Friday, March 5, 2010

Not SUM Late Notice -- 16-Month Delay

Matter of Tri-State Consumer Ins. Co. v. Furboter
(3rd Dept., decided 3/2/2010)

The insured did not notify petitioner, Tri-State Consumer Insurance Company, of his supplementary uninsured motorists (SUM) coverage claim until 16 months after the accident.  Tri-State denied the claim based on late notice, and commenced this special proceeding to permanently stay the SUM claim arbitration.  Nassau Supreme denied Tri-State's petition, and it appealed.

In AFFIRMING the order appealed from, with costs, the Second Department held:
Contrary to the petitioner's contention, the Supreme Court properly denied its petition to permanently stay the arbitration of the respondent's underinsured motorist benefits claim on the ground of late notice. In determining whether notice was given in a timely fashion, the court must consider the particular circumstances of the case, including, inter alia, the latency, nature, and seriousness of the insured's injuries (see Matter of Metropolitan Prop. & Cas. Ins. Co. v Mancuso, 93 NY2d 487, 493; Matter of Progressive Northeastern Ins. Co. v McBride, 65 AD3d 632, 633). In the instant case, the uncontroverted affidavit and medical records of the respondent demonstrated that his delay of some 16 months in notifying the petitioner of his claim for underinsurance benefits was attributable to the belief of his various treating physicians that his injuries were relatively minor and would resolve with treatment. Moreover, the respondent gave notice promptly after he was made aware of the worsening and permanent nature of his injuries (see Matter of Progressive N. Ins. Co. v Sachs, 50 AD3d 803, 804-805; Matter of New York Cent. Mut. Fire Ins. Co. [Guarino], 11 AD3d 909, 911; Medina v State Farm Mut. Auto. Ins. Co., 303 AD2d 987; Matter of Nationwide Ins. Co. [Bellreng], 288 AD2d 925; Matter of Nationwide Ins. Enter. [Leavy], 268 AD2d 661, 662-663). Accordingly, the respondent complied with his obligation to give notice "[a]s soon as practicable" under the policy.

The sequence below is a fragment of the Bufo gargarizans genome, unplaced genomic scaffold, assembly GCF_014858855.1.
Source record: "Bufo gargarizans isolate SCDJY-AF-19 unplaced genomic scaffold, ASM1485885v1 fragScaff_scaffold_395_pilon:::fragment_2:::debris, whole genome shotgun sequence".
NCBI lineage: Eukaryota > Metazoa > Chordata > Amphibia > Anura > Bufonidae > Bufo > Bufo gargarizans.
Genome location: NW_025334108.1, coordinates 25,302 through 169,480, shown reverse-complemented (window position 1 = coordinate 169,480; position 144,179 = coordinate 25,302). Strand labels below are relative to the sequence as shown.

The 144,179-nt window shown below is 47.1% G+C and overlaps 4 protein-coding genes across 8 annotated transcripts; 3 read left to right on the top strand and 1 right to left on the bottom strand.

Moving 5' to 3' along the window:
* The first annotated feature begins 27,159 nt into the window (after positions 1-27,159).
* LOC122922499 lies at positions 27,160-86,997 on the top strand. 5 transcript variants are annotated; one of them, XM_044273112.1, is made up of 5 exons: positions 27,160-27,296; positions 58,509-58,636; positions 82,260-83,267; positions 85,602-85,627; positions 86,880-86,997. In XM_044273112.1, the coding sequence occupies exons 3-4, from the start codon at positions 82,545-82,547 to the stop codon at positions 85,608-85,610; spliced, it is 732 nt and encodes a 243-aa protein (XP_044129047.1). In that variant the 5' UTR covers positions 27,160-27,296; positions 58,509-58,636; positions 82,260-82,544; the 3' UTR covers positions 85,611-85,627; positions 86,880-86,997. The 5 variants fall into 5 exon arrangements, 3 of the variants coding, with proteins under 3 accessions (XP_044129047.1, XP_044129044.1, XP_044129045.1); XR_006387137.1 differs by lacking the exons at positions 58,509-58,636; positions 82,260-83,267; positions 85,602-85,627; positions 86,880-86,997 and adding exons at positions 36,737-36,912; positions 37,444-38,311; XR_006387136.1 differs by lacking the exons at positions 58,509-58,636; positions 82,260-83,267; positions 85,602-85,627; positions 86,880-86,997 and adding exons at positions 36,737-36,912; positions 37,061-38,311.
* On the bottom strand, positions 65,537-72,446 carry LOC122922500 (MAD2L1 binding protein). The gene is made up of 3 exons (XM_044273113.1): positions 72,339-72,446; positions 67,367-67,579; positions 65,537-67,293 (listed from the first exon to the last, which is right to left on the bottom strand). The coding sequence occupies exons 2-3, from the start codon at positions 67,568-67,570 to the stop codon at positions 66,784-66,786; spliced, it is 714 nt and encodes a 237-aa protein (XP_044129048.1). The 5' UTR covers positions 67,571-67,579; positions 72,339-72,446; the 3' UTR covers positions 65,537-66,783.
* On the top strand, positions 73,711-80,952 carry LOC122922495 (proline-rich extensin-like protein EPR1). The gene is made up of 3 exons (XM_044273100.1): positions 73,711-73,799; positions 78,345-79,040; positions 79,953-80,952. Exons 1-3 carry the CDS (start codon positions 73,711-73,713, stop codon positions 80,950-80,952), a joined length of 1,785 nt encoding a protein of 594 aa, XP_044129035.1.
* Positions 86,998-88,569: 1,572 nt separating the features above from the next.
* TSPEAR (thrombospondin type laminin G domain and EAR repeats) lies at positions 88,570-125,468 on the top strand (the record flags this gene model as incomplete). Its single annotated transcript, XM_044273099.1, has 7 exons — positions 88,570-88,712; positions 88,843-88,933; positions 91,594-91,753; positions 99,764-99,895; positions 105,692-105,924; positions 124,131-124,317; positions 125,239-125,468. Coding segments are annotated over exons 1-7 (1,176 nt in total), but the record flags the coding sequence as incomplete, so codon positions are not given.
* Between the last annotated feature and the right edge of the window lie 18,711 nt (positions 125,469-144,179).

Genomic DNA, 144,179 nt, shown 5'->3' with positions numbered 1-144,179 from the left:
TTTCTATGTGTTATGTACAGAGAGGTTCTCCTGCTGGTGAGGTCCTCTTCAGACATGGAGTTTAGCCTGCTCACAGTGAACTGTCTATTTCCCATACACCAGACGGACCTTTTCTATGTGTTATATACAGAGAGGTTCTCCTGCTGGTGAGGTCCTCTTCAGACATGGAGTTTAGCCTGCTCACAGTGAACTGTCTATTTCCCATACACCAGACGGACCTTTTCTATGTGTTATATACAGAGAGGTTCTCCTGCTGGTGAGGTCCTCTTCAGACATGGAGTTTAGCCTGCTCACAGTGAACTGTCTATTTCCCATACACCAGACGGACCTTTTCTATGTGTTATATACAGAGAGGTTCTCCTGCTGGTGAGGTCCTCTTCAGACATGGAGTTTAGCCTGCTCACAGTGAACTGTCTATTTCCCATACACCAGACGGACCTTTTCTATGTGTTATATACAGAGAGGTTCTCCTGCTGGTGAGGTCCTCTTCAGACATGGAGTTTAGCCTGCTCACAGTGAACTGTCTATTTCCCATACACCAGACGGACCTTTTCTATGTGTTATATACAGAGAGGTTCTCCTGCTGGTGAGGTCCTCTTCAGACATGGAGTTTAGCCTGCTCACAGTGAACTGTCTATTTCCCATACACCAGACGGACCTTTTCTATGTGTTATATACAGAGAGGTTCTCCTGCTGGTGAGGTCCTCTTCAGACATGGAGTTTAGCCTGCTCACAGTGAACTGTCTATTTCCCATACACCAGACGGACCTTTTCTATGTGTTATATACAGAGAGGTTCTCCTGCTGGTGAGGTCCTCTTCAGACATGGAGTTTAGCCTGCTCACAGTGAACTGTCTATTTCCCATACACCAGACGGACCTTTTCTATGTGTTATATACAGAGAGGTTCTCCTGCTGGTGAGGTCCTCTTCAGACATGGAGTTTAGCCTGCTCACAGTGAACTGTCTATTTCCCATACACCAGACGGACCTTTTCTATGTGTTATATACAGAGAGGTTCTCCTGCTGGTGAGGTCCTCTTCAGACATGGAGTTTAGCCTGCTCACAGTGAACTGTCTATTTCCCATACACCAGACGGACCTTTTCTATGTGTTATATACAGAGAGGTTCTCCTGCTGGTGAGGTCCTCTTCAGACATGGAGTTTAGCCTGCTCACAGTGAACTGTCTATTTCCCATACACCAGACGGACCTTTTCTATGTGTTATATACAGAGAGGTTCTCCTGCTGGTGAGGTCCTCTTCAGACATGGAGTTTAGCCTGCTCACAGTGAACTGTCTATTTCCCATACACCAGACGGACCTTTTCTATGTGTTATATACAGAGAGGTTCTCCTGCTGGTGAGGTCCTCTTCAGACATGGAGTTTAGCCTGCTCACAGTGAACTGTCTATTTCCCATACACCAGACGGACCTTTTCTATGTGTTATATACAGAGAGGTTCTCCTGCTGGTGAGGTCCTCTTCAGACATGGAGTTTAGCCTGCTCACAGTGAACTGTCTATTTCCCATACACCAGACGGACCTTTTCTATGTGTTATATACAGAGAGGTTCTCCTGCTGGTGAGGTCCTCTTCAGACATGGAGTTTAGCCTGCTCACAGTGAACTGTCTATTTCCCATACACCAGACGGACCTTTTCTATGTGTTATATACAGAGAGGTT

The latency, nature and seriousness of a SUM claimant's injuries must be taken into consideration in determining whether the claimant has provided timely notice of the SUM claim. 

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